12:07 a.m. EST January 14, 2015
Nolan Finley’s Jan. 11 column, “Coddling of Islam fueled Paris attack,” has three problematic propositions that are inflammatory, not corrective.
The two al-Qaida affiliated French extremists who attacked Charlie Hebdo over a disdainful portrayal of the prophet Muhammad do not even constitute .00001 percent of France’s Muslim population, which exceeds 5 million. Likewise, the extremists who attempted to assassinate a Danish cartoonist in 2006 over a similar caricature constitute a ridiculously low percentage of Danish Muslims.
The millions of European Muslims who reacted with peaceful disdain to these cartoons continue to be ignored. Surely, Finley would never make the leap to paint Christianity as having a problem with intolerance despite the fact that domestic terrorism and hate crimes have always taken place in America by white males motivated by perverse political agendas cloaked in Christianity.
Also Islam is not treated like other religions by France, as Finley falsely opined. In 2009, Maurice Sinet faced charges of “inciting racial hatred” and was fired from Charlie Hebdo for a cartoon that he drew which was insulting to Jewish people. To question the statistics or facts surrounding the Holocaust in France is done under the threat of criminal prosecution in France as well. As much as I am against anti-Semitic cartoons and Holocaust denial, I am also against hypocrisy. There should be a universal standard of civility and sensitivity applied to all, instead of the French model, in which it is socially repugnant and even illegal to mock certain people while it is acceptable to defame Islam and draw racist cartoons about Africans and Arabs.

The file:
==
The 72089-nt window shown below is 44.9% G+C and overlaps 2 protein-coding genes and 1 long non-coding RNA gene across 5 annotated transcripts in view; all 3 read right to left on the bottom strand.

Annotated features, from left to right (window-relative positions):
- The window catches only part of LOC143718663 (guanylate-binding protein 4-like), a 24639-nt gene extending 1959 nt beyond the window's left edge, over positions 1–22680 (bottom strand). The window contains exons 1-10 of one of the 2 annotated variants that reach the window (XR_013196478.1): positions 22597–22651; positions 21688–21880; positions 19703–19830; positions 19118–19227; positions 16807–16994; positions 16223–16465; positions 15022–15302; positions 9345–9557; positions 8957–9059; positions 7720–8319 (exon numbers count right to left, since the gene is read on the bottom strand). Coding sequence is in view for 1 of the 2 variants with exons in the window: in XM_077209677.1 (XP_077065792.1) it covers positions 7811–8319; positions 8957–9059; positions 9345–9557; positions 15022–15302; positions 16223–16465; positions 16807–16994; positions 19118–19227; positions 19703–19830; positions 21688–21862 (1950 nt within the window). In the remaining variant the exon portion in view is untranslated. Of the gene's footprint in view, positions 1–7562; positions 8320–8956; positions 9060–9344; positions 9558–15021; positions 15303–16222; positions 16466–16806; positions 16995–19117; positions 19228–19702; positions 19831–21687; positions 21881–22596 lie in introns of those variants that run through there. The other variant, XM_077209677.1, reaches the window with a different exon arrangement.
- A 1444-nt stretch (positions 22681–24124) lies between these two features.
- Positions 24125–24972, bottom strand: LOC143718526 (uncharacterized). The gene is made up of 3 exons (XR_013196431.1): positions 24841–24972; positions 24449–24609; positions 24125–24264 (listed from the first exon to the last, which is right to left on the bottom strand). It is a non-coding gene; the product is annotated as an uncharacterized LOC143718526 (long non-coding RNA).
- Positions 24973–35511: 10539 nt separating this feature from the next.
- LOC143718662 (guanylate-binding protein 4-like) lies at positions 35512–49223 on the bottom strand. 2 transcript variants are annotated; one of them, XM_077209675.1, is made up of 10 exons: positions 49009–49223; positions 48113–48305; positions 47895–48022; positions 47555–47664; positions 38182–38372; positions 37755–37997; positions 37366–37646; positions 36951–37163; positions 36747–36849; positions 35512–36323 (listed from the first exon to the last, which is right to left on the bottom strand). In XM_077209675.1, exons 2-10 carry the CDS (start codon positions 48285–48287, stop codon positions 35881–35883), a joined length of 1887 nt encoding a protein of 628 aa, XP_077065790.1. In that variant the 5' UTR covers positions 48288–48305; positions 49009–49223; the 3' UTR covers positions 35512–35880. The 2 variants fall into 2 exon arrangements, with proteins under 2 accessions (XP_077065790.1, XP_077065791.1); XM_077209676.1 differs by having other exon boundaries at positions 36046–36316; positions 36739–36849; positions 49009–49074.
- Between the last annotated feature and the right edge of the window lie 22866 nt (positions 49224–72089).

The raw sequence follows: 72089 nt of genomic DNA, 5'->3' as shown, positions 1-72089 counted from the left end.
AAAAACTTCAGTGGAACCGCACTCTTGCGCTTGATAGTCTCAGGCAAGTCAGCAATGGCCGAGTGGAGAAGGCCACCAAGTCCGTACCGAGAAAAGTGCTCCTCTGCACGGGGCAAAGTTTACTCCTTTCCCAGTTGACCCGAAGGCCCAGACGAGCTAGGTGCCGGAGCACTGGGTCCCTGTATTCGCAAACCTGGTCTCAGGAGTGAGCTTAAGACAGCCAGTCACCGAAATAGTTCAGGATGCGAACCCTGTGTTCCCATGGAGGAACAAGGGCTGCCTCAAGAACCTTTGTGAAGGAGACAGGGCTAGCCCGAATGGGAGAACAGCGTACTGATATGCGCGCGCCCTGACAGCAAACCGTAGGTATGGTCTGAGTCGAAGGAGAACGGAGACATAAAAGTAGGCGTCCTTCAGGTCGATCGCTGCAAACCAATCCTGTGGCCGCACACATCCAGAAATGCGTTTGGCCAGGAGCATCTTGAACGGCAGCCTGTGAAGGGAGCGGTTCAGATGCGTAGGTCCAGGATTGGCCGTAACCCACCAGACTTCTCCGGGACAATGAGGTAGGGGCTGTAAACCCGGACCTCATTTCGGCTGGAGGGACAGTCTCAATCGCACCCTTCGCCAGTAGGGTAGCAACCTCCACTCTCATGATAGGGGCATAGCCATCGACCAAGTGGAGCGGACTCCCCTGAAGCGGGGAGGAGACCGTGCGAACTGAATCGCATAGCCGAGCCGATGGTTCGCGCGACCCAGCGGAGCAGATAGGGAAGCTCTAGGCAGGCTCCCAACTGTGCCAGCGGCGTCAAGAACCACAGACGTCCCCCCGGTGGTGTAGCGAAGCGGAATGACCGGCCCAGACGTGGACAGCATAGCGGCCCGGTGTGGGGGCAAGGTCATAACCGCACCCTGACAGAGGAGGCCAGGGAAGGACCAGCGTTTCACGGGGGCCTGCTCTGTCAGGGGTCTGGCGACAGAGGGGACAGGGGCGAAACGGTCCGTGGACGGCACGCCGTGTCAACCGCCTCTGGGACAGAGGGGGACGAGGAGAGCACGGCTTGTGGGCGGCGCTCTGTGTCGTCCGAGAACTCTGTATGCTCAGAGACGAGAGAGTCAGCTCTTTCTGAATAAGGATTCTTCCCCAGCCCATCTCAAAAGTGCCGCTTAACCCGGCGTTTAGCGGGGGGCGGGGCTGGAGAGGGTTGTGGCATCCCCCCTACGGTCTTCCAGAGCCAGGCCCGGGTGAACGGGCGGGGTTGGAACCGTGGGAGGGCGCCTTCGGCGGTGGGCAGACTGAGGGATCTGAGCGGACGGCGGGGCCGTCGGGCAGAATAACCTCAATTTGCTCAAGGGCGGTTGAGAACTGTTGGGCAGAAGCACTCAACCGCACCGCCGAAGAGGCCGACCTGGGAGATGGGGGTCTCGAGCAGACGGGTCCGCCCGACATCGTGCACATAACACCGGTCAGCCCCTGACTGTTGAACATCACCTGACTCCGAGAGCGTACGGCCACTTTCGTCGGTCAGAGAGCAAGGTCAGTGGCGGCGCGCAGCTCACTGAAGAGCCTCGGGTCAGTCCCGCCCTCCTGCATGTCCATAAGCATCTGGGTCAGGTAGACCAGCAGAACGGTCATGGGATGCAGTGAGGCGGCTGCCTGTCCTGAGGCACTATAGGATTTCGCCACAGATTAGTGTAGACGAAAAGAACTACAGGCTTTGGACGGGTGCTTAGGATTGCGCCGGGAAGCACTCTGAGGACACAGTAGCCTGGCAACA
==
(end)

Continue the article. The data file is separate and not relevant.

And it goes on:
Furthermore, the majority of victims of extremists since our misguided foray into Iraq have been Muslims. These victims also include Muslim journalists. The murders in France were tragic indeed, but the subtle implication or erasure in Finley’s commentary is that the lives of Westerners hold more value than others. For instance, in recent days a reported 2,000 persons, mainly Muslims, were killed in Northern Nigeria. This was Nigeria’s 9/11, yet I have not seen calls for solidarity with Nigeria and its Muslim victims.
Muslims in France are not compelled to assimilate to the dominant culture’s views, as American Muslims are not obligated by law to assimilate into the social construct of American whiteness. Muslims, however, must obey the laws of the lands which we reside in. Obeying laws means that we also have the right to peacefully protest against Islamophobia and racism, which we have and will continue to do.
To say that increasing insults toward French Muslims, who are a marginalized group and subjected to double standards, is the proper response to the Paris attack was simply irresponsible.
Dawud Walid, executive director, Council on American-Islamic Relations-Michigan